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Social Security and Divorce

“Did you know Social Security spousal benefits extend to certain ex-spouses who have gotten divorced?”

Almost 70% of unmarried retired Americans and nearly 50% of married retired Americans count on Social Security benefits for half or more of their income, reports Yahoo! Finance in the article “3 Things to Know About Social Security if You’re Divorced.” Anyone facing retirement, especially if they are single, needs to know as much as possible about Social Security benefits and what they are entitled to receive.

If you are divorced after 10 years of marriage and have not remarried, you may be eligible for spousal benefits from your ex-partner’s work record. Your spouse has to be eligible for Social Security and must be at least 62 years old for you to be eligible.

Bear in mind that many people elect not to start collecting benefits, until long after they turn 62. There are good reasons for this. For every year that people delay taking their Social Security benefits from between age 62–70, they’ll receive roughly 8% more in their monthly check. If you expect to live a long time, the longer you can delay claiming benefits, the better.

Full Retirement Age (FRA) has changed, and now you won’t reach FRA, until sometime between the ages of 65 (if you were born in 1937 or before then) to 67 (for anyone born in 1960 and later).

Remember, it doesn’t matter if your ex has begun taking Social Security benefits — just whether they are eligible to do so. Your ex-spouse’s marital status doesn’t matter either. They might be remarried, divorced, widowed, etc. That doesn’t have any bearing on your ability to file a claim, or the amount of the claim. Your claim won’t have any impact on your ex’s benefits or their new married partner’s benefits.

What does matter: if your ex has not yet applied for Social Security benefits, there is a requirement that you need to have been divorced for at least two years, before you can receive the spousal benefit.

Here are three key things you need to know about filing for Social Security if you’re divorced:

  1. If you’ve remarried, you can’t claim benefits on an ex-spouse’s Social Security. If you remarried and then divorced again, you can claim spousal benefits, as long as the second marriage lasted ten years.

  2. To claim spousal benefits, you must be 62 or older.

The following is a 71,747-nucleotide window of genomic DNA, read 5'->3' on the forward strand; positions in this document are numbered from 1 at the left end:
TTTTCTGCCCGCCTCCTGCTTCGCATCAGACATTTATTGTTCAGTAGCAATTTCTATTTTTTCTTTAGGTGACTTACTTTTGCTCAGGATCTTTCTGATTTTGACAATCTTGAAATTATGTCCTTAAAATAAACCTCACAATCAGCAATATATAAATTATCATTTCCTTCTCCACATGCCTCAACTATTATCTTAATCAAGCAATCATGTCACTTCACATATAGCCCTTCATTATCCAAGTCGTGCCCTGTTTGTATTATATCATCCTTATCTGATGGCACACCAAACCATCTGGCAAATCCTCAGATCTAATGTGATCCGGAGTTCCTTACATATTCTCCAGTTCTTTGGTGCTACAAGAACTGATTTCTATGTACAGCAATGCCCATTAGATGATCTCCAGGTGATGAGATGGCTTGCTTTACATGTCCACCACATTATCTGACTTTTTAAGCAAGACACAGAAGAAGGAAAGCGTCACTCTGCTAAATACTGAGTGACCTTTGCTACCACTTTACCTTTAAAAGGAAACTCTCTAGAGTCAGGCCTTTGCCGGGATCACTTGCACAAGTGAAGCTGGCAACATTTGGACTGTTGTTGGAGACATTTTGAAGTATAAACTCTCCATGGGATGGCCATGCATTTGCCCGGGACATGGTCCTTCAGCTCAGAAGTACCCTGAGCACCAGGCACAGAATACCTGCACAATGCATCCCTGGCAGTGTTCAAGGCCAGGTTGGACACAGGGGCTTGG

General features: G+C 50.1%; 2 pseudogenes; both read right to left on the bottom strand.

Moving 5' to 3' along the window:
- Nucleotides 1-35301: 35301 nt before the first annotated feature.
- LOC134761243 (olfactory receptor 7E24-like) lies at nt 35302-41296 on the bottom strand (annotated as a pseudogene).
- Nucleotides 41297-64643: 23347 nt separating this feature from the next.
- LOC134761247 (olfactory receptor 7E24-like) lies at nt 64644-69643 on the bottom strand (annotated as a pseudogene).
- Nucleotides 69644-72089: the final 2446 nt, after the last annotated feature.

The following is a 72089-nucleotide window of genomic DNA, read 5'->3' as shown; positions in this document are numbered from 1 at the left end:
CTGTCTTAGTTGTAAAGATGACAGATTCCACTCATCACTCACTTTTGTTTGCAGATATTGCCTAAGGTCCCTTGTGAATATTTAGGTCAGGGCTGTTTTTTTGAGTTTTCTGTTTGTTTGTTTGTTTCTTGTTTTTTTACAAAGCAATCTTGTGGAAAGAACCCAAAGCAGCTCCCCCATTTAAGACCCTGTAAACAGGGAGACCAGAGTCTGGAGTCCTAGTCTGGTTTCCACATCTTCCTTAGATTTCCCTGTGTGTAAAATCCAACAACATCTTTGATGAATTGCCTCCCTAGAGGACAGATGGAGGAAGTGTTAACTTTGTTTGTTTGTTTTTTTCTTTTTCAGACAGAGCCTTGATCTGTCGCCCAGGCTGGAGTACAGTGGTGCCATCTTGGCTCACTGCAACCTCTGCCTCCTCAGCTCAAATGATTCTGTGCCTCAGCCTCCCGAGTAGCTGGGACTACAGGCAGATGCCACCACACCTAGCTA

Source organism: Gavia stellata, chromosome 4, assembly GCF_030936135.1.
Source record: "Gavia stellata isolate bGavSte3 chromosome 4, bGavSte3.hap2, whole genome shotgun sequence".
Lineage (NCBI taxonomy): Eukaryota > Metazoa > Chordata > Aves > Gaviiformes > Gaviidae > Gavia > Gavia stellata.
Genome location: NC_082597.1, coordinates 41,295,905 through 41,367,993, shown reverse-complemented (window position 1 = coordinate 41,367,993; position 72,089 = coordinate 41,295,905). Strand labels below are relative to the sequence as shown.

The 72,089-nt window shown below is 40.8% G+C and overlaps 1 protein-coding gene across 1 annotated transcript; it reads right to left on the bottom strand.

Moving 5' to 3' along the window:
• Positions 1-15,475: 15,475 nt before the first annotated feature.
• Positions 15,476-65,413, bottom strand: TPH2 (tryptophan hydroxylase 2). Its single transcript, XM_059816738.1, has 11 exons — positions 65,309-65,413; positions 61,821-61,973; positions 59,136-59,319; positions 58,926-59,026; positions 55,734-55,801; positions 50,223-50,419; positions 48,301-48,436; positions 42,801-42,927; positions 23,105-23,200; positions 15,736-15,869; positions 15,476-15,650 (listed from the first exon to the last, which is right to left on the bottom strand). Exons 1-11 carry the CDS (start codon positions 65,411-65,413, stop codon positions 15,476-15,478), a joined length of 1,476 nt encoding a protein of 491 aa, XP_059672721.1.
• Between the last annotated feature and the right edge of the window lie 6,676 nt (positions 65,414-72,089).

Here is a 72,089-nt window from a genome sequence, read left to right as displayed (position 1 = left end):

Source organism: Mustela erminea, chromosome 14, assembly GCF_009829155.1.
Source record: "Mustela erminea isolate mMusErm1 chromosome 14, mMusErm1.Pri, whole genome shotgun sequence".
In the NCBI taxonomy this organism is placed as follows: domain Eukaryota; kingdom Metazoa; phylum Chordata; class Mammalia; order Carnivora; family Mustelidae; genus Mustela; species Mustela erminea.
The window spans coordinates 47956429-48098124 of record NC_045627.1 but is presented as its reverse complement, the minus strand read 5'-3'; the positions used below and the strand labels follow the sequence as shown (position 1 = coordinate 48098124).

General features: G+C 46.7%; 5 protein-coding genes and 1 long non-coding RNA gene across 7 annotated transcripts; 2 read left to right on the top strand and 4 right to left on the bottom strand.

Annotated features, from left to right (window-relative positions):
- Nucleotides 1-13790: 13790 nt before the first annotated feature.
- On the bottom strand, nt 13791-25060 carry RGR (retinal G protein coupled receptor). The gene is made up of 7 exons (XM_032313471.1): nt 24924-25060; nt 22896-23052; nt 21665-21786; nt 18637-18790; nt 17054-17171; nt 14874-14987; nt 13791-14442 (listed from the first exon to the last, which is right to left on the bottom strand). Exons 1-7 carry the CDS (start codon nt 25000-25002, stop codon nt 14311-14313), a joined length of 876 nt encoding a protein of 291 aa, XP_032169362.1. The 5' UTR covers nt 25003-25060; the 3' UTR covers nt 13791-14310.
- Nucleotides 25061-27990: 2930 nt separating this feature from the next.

3. You must also be entitled to a benefit that is smaller than your ex’s work would qualify you to receive.

How can you find out what your benefits would be, and what your spousal benefits would be? To receive Social Security, you need a work history that earns a total of 40 lifetime work credits. This is based on income and time. Four work credits are the most you can earn in one year, even if you are earning millions. Once you qualify, an earnings history kicks in to determine the amount you are entitled to. The benefits are calculated on the 35 highest-income, inflation-adjusted years. If you’ve worked fewer than 35 years, $0 is averaged into the monthly payout calculation for every year under the 35 years.

Spousal benefits are determined by computing your work and earnings history and your ex’s work history and salary history. If you are qualified for a spousal benefit, the benefit is 50% of your ex’s FRA, if you began taking benefits at your FRA. Let’s say your ex is eligible for $2,000 a month in Social Security benefits. You’d get $1,000. If your ex delays receiving Social Security benefits past their FRA, the increasing amount is not applied to your spousal benefit.

If you have a healthy work and earnings history of your own, the Social Security Administration will pay your own retirement first, and then compute your potential benefit from your ex’s work and earnings history. With that information, the SSA will adjust the benefit to ensure that you receive the higher amount.

Here’s a way to max out your Social Security benefit, if you meet the requirements to do this: take just the benefit for yourself as a divorced spouse and delay taking your own. That way, you can receive that 8% annual hike in your benefit. However, if your birthday is Jan. 2, 1954 or later, that option is phased out.

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